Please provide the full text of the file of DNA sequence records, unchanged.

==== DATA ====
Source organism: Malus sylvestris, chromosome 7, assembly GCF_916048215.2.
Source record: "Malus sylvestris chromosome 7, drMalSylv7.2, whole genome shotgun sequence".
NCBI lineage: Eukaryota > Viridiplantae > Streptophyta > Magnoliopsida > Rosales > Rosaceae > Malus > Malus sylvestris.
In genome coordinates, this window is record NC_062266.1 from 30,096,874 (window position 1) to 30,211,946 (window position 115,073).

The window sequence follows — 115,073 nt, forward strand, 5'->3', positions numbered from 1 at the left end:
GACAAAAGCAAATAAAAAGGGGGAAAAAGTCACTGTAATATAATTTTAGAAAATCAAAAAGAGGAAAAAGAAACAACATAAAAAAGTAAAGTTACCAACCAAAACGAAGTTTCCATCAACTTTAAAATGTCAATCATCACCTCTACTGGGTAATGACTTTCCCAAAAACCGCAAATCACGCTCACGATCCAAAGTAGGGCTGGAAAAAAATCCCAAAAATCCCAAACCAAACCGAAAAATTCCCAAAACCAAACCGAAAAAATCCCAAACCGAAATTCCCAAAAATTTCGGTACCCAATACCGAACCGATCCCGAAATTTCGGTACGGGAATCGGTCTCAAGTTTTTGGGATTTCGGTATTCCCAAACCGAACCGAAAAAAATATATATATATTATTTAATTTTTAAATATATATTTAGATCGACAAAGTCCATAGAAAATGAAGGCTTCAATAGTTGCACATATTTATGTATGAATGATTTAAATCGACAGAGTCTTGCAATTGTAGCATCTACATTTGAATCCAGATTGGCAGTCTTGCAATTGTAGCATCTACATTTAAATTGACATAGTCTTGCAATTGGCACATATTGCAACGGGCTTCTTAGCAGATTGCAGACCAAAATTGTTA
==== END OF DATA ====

Source organism: Malus sylvestris, chromosome 7, assembly GCF_916048215.2.
Source record: "Malus sylvestris chromosome 7, drMalSylv7.2, whole genome shotgun sequence".
NCBI lineage: Eukaryota > Viridiplantae > Streptophyta > Magnoliopsida > Rosales > Rosaceae > Malus > Malus sylvestris.
In genome coordinates, this window is record NC_062266.1 from 30,096,874 (window position 1) to 30,211,946 (window position 115,073).

The window sequence follows — 115,073 nt, forward strand, 5'->3', positions numbered from 1 at the left end:
GACAAAAGCAAATAAAAAGGGGGAAAAAGTCACTGTAATATAATTTTAGAAAATCAAAAAGAGGAAAAAGAAACAACATAAAAAAGTAAAGTTACCAACCAAAACGAAGTTTCCATCAACTTTAAAATGTCAATCATCACCTCTACTGGGTAATGACTTTCCCAAAAACCGCAAATCACGCTCACGATCCAAAGTAGGGCTGGAAAAAAATCCCAAAAATCCCAAACCAAACCGAAAAATTCCCAAAACCAAACCGAAAAAATCCCAAACCGAAATTCCCAAAAATTTCGGTACCCAATACCGAACCGATCCCGAAATTTCGGTACGGGAATCGGTCTCAAGTTTTTGGGATTTCGGTATTCCCAAACCGAACCGAAAAAAATATATATATATTATTTAATTTTTAAATATATATTTAGATCGACAAAGTCCATAGAAAATGAAGGCTTCAATAGTTGCACATATTTATGTATGAATGATTTAAATCGACAGAGTCTTGCAATTGTAGCATCTACATTTGAATCCAGATTGGCAGTCTTGCAATTGTAGCATCTACATTTAAATTGACATAGTCTTGCAATTGGCACATATTGCAACGGGCTTCTTAGCAGATTGCAGACCAAAATTGTTA